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"Correct Toko Kinpu"
Published 2001 by Sakata Shinichi,2 but based largely on Toko Kinpu of 1710?
東皋琴譜正本 1 
Donggao Qinpu Zhengben
  First page of the modern edition 3        
"Zhengben" in the title could also mean "orthodox version". In 2001 Sakata Shinichi published a limited edition of what was intended as a complete and correct publication of Shin Etsu's qin repertoire (though there is no evidence such a handbook existed in Shin Etsu's own day). I have not yet seen the full edition, only a photocopy of the Table of Contents.4 The following list was made from there:5
Table of Contents
Three categories of melody (not mutually exclusive):
  1. 調絃入弄 Tiao Xian Runong (仙翁操 Xian Weng Cao; ZG)
  2. 高山         Gao Shan (ZG)
  3. 流水         Liu Shui (not in Vol. XII; ZG)
  4. 鷗鷺忘機 Oulu Wang Ji (not in QQJC)
  5. 清平樂  (七夕) Qing Ping Yue
  6. 浪淘沙  (懷舊) Lang Tao Sha
  7. 東風齊著力 Dong Feng Qi Zhu Li (not 東風齋著力 Dongfeng Zhai Zhuli)
  8. 思賢操     Si Xian Cao (not in QQJC)
  9. 三才引     San Cai Yin
  10. 大哉引     Da Zai Yin
  11. 秋風辭     Qiu Feng Ci
  12. 歸去來辭 Gui Qu Lai Ci
  13. 子夜吳歌 Ziye Wu Ge
  14. 幽澗泉     You Jian Quan
  15. 久別離     Jiu Bie Li
  16. 醉翁操     Zui Weng Cao
  17. 八聲甘州 Ba Sheng Ganzhou
  18. 瑞鶴仙     Rui He Xian
  19. 鳳凰臺上億吹簫 Fenghuang Taishang Yi Chui Xiao
  20. 大平引 (太平引 Taiping Yin?)
  21. 鶴沖霄     He Chong Xiao
  22. 南浦月     Nan Pu Yue
  23. 飛瓊吟     Fei Qiong Yin
  24. 瑤芳引     Yao Fang Yin (Mei Hua)
  25. 偶成         Ou Cheng
  26. 石交吟     Shi Jiao Yin
  27. 滄浪歌     Canglang Ge
  28. 靜觀吟     Jing Guan Yin (not in QQJC)
  29. 鳳梧鳴佩 Feng Wu Ming Pei (not in QQJC)
  30. 鳴鳳朝陽 Ming Feng Chaoyang
  31. 釋談章     Shitan Zhang (not in QQJC)
  32. 雁落平沙 Yan Luo Pingsha (not in QQJC)
  33. 寄隱者     Ji Yinzhe (Wang Di #35, p.100: 送隱者 Song Yinzhe)
  34. 賀新郎     He Xin Lang (not in QQJC)
  35. 南薫歌     Nan Xun Ge: Nan Feng Ge? Nan Xun Cao? (not in QQJC?)
  36. 倚蘭操     Yi Lan Cao
  37. 嵇中散     Xi Zhongsan (not in QQJC)
  38. 平沙落雁 Pingsha Luo Yan
  39. 憶秦娥     Yi Qin E (not in QQJC; see below)
  40. 離別難     Libie Nan (What about #2?)
  41. 華清引     Hua Qing Yin
  42. 霹靂引     Pili Yin
  43. 月當廳     Yue Dang Ting
  44. 憶王孫     Yi Wang Sun
  45. 草堂吟     Caotang Yin
  46. 長相思     Chang Xiang Si
  47. 相思曲     Xiang Si Qu
  48. 竹枝詞     Zhuzhi Ci
  49. 小操         Xiao Cao
  50. 箕山操     Jishan Cao
  51. 熙春操     Xi Chun Cao (first of "seven 扶桑操 Fusang Cao")
  52. 思親引     Si Qin Yin
  53. 春野         Chun Ye (Haruno; first of four 和歌 waka? [Yang, p.70)]; not in QQJC)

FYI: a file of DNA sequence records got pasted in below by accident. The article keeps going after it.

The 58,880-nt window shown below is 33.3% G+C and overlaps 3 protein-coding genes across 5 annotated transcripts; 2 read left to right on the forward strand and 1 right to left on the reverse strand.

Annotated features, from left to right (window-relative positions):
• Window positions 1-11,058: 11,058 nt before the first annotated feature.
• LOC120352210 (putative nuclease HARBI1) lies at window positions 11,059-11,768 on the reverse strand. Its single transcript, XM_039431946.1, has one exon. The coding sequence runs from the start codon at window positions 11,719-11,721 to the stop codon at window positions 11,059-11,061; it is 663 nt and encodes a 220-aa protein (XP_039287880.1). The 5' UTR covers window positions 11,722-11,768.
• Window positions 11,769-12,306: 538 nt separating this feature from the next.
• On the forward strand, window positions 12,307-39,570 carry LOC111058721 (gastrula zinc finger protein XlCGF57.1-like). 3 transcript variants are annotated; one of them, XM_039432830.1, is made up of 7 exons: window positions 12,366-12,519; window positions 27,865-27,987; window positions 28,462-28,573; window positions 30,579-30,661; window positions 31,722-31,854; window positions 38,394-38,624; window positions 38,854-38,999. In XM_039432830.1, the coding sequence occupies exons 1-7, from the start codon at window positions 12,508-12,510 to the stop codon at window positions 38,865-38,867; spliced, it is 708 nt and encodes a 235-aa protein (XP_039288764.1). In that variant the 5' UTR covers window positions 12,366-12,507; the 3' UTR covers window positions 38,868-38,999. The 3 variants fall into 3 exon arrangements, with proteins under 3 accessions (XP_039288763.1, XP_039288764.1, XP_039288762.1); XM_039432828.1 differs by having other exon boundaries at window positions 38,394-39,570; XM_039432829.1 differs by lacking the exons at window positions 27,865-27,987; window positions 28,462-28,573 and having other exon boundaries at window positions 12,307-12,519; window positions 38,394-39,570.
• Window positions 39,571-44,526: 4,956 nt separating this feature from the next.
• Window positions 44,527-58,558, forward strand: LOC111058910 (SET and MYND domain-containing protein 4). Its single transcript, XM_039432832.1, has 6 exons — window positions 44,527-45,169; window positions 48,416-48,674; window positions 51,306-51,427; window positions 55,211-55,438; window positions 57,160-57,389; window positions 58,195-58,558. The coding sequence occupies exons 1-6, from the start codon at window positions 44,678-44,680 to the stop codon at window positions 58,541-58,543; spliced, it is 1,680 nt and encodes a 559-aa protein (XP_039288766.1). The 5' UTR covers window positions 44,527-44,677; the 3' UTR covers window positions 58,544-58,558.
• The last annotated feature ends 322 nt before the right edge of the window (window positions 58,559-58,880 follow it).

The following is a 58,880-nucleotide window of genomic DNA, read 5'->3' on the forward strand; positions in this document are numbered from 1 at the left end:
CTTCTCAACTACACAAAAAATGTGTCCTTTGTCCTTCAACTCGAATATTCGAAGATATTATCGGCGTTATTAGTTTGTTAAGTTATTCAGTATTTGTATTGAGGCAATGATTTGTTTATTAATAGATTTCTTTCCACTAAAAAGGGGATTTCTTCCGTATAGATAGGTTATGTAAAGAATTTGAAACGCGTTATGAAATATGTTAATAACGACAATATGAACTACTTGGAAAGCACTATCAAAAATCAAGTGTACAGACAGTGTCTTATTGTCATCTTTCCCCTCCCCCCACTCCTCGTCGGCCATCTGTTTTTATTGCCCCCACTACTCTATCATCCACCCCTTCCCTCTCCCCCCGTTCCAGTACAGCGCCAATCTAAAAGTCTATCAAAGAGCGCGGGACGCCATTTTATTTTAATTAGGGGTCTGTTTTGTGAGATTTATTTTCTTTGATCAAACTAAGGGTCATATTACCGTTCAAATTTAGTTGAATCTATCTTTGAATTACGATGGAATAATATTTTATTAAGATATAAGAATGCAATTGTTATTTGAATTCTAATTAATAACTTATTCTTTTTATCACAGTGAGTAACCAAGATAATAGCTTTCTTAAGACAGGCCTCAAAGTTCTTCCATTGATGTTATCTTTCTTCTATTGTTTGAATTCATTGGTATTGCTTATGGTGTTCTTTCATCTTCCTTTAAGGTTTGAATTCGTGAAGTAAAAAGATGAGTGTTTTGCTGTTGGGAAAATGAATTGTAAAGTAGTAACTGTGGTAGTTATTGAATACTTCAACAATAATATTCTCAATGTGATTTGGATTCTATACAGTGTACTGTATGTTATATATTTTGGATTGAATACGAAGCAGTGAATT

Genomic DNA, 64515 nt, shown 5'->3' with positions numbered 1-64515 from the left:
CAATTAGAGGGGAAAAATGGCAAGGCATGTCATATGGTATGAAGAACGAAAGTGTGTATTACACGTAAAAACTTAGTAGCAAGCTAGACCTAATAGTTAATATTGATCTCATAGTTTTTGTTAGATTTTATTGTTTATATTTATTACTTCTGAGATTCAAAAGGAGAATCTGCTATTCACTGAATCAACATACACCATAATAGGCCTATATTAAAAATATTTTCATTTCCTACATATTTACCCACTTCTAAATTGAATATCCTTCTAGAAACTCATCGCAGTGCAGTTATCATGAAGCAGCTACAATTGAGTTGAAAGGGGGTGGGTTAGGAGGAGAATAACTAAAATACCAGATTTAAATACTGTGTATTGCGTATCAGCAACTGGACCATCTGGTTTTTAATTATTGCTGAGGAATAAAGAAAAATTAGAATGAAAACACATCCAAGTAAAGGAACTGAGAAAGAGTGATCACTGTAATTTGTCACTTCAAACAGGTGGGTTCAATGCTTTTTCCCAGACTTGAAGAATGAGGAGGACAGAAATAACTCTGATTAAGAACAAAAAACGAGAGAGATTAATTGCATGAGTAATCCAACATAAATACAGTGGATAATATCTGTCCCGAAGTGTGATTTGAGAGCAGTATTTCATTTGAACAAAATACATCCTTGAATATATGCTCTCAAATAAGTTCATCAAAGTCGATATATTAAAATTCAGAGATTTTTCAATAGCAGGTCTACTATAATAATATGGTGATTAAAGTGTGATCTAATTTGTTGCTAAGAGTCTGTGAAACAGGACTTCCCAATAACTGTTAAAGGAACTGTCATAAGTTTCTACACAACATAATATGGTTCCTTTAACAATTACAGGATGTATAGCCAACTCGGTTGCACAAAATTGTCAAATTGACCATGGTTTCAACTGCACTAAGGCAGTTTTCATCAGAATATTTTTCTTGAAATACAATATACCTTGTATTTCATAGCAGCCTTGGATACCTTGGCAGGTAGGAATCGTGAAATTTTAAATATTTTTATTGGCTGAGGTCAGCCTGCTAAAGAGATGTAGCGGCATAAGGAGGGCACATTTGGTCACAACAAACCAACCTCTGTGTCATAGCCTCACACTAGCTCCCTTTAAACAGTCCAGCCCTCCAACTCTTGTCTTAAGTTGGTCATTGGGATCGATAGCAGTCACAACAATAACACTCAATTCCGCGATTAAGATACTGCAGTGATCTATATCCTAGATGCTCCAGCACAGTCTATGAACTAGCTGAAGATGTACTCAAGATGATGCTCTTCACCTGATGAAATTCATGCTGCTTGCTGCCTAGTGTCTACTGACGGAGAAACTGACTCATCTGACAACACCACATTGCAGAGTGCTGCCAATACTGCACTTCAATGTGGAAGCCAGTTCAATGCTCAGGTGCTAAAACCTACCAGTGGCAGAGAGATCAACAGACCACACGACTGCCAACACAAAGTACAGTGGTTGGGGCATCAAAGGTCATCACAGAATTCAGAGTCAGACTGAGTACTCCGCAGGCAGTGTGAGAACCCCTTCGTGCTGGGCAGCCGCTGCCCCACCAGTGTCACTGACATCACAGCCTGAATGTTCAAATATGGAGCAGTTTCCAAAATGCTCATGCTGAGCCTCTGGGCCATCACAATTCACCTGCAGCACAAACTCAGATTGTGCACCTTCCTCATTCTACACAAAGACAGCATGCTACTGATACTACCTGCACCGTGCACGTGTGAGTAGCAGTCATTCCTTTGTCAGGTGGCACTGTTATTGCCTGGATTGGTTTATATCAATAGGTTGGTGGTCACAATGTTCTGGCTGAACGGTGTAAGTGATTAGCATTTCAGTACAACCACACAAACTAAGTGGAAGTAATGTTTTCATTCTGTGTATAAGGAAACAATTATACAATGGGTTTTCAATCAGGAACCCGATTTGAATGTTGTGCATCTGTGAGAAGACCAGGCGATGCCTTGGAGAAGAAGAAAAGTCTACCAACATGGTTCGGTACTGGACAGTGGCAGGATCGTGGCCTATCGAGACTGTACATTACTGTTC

54. 富士         Fu Shi (Fuji; not in QQJC)
  55. 山里/山裏 Shan Li (Yama Sato; not in QQJC)
  56. 山櫻         Shan Ying (Yama Sakura; not in QQJC)
  57. 安排曲     An Pai Qu

Melodies from here not in the Qinqu Jicheng editions (QQJC)
The Japanese handbooks in QQJC are all in Vol. XII. Among the above 57 titles there seem to be 15 or 16 (I am not certain about Nan Xun Ge) that are not included there. It is perhaps noteworthy that, other than the Fusang melodies at the end, almost all of these are versions of full length melodies. While it is true that there are only a few full-length melodies in Hewen Zhuyin Qinpu or the other handbooks included in Qinqu Jicheng, if this "orthodox" Toko Kinpu actually included all these full length pieces it would suggest the level of play in Japan might have been higher than is commonly argued.

  1. 流水 Liu Shui (Zha Guide)
  2. 鷗鷺忘機 Oulu Wang Ji (Zha Guide)
  3. 思賢操 Si Xian Cao (Zha Guide)
  4. 靜觀吟 Jing Guan Yin (Zha Guide)
  5. 鳳梧鳴佩 Feng Wu Ming Pei (transcribed in Wang Di, Xian Ge Ya Yun #45, p.110)
  6. 釋談章 Shitan Zhang (Zha Guide)
  7. 雁落平沙 Yan Luo Pingsha (Zha Guide)
  8. 賀新郎 He Xin Lang (name of a cipai: "後赤壁,宋謙父填詞")
  9. 南薫歌 Nan Xun Ge: same as Nan Feng Ge/Nan Xun Cao?
  10. 嵇中散 Ji Zhongsan (Ji Kang: Xi Kang)
  11. 平沙落雁 Pingsha Luo Yan (Zha Guide)
  12. 憶秦娥 Yi Qin E (11558.7 name of a cipai, lyrics first mentioned are by Li Bai [簫聲咽....]); here lyrics are by Zhou Banyan; 1682 has same form, diff. lyrics and music; Zha Guide
  13. 春野 Chun Ye (see 琴譜雜錄)
  14. 富士 Fu Shi (Fuji; see 琴譜雜錄)
  15. 山里 Shan Li (see 琴譜雜錄)
  16. 山櫻 Shan Ying (see 琴譜雜錄)

Melodies from other early Japanese handbooks not included here